Get A Grip On Winter Driving
Slick roads make autumn driving especially hazardous. Oil and grime accumulated over summer months make for dangerous conditions, especially early autumn.
Those conditions are amplified if your vehicle’s tires are showing signs of wear. How can you choose the right treads to navigate winter roads?
“There are countless variations of tires as their components are tweaked. It depends on each product’s intended performance,” said Jim Davis, spokesperson for The Goodyear Tire & Rubber Co.
Davis recommends drivers select products that complement their driving styles. Weather is another major consideration.
Drivers who live in frigid regions may opt for “Winter Tires” designed to grip on snowy roads with rubber that remains somewhat pliable in freezing temperatures.
“All-weather” tires offer a smooth ride with treads designed to wick water away. All weather tires have tread that tends to last longer than the soft rubber compounds found in winter tires.
Tire tread often shows “siping,” small slits that help improve traction and handling.
"Tread design dramatically influences the way your vehicle performs in different environments,” Davis said. “For instance, increasing how much rubber touches the road can help determine the level of grip the tires provide for a vehicle. Additionally, tread designs and rubber compounds can affect fuel economy.”
Davis offered the following advice for drivers looking to purchase the right tire to meet their specific environment and driving habits:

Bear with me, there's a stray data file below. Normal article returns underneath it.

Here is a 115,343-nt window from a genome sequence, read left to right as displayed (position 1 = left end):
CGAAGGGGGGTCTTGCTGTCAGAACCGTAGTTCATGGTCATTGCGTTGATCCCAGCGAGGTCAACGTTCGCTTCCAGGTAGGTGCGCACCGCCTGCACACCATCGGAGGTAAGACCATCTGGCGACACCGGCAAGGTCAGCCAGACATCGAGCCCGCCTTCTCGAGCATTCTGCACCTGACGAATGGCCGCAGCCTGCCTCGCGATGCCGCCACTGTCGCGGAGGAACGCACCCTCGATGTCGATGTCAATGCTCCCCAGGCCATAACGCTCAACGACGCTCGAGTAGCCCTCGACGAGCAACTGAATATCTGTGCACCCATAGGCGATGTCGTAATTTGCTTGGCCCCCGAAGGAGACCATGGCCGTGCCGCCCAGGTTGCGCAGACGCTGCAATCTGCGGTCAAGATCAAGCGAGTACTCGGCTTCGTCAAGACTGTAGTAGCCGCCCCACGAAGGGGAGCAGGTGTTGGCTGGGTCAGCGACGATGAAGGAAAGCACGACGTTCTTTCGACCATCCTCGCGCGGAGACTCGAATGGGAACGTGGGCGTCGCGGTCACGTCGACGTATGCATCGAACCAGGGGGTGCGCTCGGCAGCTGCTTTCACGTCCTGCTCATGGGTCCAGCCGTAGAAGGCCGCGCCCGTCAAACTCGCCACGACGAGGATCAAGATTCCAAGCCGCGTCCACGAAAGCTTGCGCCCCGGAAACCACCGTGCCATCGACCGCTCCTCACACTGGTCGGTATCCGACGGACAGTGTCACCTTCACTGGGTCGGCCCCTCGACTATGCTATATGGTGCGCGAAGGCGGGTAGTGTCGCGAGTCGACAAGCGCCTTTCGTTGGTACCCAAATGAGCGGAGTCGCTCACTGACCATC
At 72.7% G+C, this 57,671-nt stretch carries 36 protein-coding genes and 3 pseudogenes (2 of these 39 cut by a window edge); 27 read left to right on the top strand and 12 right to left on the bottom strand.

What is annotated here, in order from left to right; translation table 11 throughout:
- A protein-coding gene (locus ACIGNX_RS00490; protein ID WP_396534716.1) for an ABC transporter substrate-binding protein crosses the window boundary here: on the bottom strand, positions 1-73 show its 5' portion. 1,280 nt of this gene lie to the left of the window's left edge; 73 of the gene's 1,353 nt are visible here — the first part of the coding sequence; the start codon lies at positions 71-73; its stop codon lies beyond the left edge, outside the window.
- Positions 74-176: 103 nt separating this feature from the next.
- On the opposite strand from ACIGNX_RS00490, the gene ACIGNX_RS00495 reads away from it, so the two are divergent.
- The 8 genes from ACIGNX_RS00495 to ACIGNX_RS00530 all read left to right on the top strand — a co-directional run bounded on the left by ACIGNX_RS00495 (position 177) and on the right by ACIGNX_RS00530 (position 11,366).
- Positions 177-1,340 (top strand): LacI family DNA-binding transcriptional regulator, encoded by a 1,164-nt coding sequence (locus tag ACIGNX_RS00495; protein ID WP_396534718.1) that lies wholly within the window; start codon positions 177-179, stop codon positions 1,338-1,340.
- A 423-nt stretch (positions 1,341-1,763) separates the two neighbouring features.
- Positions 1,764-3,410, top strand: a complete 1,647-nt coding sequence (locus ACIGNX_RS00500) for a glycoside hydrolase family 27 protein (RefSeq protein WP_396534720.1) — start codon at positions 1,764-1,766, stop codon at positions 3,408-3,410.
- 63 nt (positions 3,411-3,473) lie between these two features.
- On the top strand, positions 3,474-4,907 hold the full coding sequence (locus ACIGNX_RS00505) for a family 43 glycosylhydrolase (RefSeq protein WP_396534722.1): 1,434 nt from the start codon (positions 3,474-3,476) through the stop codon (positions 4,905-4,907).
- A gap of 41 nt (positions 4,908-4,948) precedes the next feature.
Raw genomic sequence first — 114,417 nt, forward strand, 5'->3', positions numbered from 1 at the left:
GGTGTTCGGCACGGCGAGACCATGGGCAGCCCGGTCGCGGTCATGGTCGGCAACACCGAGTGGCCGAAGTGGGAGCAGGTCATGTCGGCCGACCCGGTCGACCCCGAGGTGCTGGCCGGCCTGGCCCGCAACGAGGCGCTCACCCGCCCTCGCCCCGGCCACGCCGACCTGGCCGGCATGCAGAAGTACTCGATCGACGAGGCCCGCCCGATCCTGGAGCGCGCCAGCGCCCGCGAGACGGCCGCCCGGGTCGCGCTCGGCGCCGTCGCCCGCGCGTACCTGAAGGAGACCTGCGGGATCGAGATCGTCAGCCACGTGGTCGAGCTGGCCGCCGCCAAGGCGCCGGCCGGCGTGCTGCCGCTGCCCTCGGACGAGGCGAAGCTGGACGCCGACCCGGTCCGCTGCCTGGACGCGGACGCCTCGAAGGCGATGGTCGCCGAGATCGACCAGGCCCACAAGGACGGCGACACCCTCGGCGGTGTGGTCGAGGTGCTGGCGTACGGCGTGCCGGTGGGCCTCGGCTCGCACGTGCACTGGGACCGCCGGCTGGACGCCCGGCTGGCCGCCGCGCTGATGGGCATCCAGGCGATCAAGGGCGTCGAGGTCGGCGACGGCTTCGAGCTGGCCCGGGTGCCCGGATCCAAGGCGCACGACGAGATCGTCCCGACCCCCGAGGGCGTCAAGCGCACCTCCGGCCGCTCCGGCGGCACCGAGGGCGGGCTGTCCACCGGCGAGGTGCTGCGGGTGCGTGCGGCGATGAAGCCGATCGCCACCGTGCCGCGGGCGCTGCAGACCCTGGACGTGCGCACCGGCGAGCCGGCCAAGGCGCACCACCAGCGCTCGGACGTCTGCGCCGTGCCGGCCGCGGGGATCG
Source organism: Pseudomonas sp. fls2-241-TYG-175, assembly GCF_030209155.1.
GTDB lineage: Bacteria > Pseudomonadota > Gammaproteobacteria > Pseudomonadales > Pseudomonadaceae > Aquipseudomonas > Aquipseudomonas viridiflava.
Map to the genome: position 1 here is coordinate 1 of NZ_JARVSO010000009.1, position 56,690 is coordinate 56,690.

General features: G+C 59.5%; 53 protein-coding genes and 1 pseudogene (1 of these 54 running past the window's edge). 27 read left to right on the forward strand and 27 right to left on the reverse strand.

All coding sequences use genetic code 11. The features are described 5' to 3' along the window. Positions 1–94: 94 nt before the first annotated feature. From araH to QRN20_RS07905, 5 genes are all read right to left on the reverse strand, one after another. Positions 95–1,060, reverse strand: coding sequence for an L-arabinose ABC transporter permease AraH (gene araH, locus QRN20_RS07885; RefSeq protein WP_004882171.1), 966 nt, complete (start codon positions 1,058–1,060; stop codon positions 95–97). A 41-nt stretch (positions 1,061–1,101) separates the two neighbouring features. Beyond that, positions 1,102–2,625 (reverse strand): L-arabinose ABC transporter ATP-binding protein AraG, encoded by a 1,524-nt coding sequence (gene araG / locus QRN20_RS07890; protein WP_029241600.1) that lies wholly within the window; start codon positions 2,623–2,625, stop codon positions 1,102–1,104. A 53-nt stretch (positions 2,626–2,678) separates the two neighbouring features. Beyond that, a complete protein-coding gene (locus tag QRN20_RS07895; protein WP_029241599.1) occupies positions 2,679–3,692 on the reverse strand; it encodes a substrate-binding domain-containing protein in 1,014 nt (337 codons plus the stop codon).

-Do you live and drive in snow country? Look for tires with tread specifically designed to remain pliable in cold conditions. They utilize soft tread with grooves intended to improve grip on icy or snowy roads.
-Live in a mild climate? The classic “all-weather” tire offer long life and performance in temperate climates. They are designed with harder rubber compounds for long wear and grooves that help move rain away from tires. They are not intended for driving in snow, and the rubber compounds tend to harden in freezing temperatures.
-How can you get the most fuel economy out of tires? Tire tread design influences mileage per gallon. For passenger vehicles, fuel-efficient tires can boost a vehicle's fuel economy by 5% or more. These types of tires typically use harder rubber compounds. In contrast, winter tires and summer sports tires use soft rubber compounds which increase friction with road surfaces.
-Looking for the ultimate tire grip and responsiveness? Drivers of high performance or sports cars should consider tires with race-inspired tread compounds and innovative tread designs, good enough to handle a day at the track. These tires are not intended for city or freeway driving.
-Have you checked tire pressure lately? Whatever vehicle is being driven--from a work truck to an exotic sports car--proper tire pressure dramatically affects all tires. No matter how much you spend on your treads, they won’t perform as well or last as long if they aren’t properly inflated.
Tires with the right amount of air pressure improve driving performance, last longer and offer better fuel efficiency.